Y

Ample

Jetty and shore fishing access

22

Fort Constitution

N

Limited

Shore fishing access behind fort; Follow US Coast Guard Station signs and rules

23

Goat Island

N

Limited

Cartop launch area at state shore fishing access site

24

Peirce Island

Y

Ample

Seasonal fees apply

25

Four Tree Island

N

Ample

Jetty and shore fishing

26

Prescott Park

N

Ample

Temporary boat slips by reservation; Piers for shore fishing access

* May be no or limited parking in immediate vicinity of bridge and beach.

Note: The N.H. Department of Resources and Economic Development (DRED) may restrict fishing at swimming areas at State Park beaches.

Saltwater Anglers & Spearfishers

Buy your N.H. Recreational Saltwater License at fishnh.com or at your local license agent – just $11.

See Recreational Licenses for details.

Managing Our Marine Resources

The Marine Fisheries Division of the N.H. Fish and Game Department is responsible for the regulation and promotion of recreational and commercial marine fishing in the salt waters of the state. State waters include all waters within 3 miles of the coastline; the area between 3 and 200 miles from shore is under the jurisdiction of the Federal government. The Marine Division conducts scientific investigations to monitor marine resources and habitat as well as the harvest of fishery resources within state waters. We also work with other states through the Atlantic States Marine Fisheries Commission, as well as the New England Fisheries Management Council, to manage marine species throughout their range.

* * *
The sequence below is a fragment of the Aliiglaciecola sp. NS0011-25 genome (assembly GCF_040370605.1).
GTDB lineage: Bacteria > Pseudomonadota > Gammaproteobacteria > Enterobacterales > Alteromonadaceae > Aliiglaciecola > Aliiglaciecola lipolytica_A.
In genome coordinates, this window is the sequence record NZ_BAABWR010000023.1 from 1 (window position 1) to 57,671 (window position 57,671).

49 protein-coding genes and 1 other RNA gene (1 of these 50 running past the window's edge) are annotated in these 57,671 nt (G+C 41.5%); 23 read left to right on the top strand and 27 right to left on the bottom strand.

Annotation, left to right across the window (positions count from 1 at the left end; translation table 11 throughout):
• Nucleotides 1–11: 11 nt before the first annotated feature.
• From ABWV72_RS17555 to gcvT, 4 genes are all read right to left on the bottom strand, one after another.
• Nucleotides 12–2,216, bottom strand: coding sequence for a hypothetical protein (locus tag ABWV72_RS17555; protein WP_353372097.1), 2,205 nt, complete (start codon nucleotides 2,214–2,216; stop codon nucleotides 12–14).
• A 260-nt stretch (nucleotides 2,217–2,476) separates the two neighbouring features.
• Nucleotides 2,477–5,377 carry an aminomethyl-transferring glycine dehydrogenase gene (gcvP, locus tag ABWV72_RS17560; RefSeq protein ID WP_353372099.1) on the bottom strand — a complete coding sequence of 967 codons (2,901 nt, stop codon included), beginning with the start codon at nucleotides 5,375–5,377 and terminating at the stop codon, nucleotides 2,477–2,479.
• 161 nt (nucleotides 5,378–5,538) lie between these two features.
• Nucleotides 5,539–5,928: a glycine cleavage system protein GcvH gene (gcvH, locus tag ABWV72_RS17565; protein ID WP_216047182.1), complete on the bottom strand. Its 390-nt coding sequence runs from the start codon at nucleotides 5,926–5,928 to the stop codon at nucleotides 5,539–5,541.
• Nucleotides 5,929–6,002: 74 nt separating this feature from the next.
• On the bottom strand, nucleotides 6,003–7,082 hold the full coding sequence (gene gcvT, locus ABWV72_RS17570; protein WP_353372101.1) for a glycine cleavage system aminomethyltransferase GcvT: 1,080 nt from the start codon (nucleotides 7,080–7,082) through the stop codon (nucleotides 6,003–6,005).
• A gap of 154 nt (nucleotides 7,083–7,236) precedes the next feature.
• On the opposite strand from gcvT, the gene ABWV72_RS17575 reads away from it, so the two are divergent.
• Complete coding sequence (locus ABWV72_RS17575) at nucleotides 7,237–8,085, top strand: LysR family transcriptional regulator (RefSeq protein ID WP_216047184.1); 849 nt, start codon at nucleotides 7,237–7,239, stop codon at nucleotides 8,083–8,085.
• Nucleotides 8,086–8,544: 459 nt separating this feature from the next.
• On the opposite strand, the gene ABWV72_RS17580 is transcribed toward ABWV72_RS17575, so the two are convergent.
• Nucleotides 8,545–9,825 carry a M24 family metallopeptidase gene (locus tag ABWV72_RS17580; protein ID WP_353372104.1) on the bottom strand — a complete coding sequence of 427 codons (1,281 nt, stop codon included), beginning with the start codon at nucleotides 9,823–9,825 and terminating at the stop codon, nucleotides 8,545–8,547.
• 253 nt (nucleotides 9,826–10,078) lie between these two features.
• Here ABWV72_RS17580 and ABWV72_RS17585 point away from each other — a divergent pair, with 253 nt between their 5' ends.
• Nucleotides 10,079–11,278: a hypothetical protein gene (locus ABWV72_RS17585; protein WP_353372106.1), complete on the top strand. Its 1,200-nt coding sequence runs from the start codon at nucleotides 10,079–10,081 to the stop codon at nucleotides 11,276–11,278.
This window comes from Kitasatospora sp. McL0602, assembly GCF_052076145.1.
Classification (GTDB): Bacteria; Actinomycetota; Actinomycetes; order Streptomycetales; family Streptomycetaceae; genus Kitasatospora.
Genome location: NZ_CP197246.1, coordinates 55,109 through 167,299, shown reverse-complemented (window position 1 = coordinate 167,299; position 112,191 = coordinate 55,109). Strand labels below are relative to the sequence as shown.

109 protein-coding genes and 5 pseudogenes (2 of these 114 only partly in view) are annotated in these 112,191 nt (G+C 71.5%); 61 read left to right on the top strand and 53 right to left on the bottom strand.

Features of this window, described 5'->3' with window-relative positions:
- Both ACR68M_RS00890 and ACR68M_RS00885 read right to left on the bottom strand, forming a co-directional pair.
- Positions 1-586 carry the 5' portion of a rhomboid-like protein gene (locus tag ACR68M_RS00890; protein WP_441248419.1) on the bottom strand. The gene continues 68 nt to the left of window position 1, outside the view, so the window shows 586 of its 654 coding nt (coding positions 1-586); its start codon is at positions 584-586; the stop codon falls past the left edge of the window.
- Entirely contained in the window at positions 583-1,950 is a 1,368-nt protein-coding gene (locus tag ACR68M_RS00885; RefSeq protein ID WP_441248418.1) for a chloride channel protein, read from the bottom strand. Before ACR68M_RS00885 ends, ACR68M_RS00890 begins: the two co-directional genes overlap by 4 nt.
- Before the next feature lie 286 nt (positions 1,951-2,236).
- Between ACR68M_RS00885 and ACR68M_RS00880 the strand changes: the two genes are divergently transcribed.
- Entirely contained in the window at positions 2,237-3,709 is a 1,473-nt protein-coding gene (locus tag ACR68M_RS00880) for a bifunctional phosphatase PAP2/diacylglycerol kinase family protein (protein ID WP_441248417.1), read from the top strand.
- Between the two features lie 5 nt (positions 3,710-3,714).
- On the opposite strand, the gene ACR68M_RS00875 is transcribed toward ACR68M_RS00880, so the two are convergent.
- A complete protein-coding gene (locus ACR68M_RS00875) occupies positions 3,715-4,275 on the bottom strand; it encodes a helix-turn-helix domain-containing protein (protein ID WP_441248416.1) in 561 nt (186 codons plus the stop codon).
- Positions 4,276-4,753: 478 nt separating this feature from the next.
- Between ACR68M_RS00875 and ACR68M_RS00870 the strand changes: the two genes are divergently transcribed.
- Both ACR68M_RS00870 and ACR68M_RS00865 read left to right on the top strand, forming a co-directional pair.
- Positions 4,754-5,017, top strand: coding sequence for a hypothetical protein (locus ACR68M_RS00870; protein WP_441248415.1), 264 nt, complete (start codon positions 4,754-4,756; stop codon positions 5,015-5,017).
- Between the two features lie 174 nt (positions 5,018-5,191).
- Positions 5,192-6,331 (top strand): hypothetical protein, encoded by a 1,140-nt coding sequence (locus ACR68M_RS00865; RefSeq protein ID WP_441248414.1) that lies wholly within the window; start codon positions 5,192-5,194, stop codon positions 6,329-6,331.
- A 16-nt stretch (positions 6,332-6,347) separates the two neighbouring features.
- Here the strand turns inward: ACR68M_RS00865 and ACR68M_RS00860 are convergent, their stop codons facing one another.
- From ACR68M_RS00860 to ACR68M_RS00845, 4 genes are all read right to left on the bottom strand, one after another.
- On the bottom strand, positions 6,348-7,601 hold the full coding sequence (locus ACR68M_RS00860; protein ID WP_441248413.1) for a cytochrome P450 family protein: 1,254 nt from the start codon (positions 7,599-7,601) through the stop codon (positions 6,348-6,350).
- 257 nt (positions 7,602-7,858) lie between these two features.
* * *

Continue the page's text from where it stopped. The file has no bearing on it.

The Atlantic States Marine Fisheries Commission (ASMFC.org) was formed by the 15 Atlantic coast states in 1942, in recognition that fish do not adhere to political boundaries. The Commission serves as a deliberative body, coordinating the conservation and management of the states’ shared near-shore fishery resources – marine, shell, and anadromous – for sustainable use. The Commission’s mission is to promote the better utilization of the fisheries of the Atlantic seaboard by the development of a joint program for the promotion and protection of such fisheries, and by the prevention of physical waste of the fisheries from any cause. It currently manages more than 26 species, including lobster, striped bass, bluefish, Atlantic sea herring, spiny dogfish, northern shrimp, and river herring. New Hampshire is represented on the ASMFC by three commissioners, including one representative from Fish and Game’s Marine Fisheries Division.

The New England Fishery Management Council (NEFMC.org) is one of eight regional fishery councils created in 1976. NEFMC manages the living marine resources in the Federal waters (between 3 and 200 miles offshore) off the New England coastline. The NEMFC includes three New Hampshire members – the head of the Marine Division as well as two local fishermen. It has developed fishery management plans for groundfish (cod, haddock, flounders, etc.), scallops, Atlantic sea herring, monkfish, red crab, skates, Atlantic salmon, and habitat. The plans are approved by the US Secretary of Commerce and implemented by the National Marine Fisheries Service.

Regulations in red are new this year.

Purple text indicates an important note.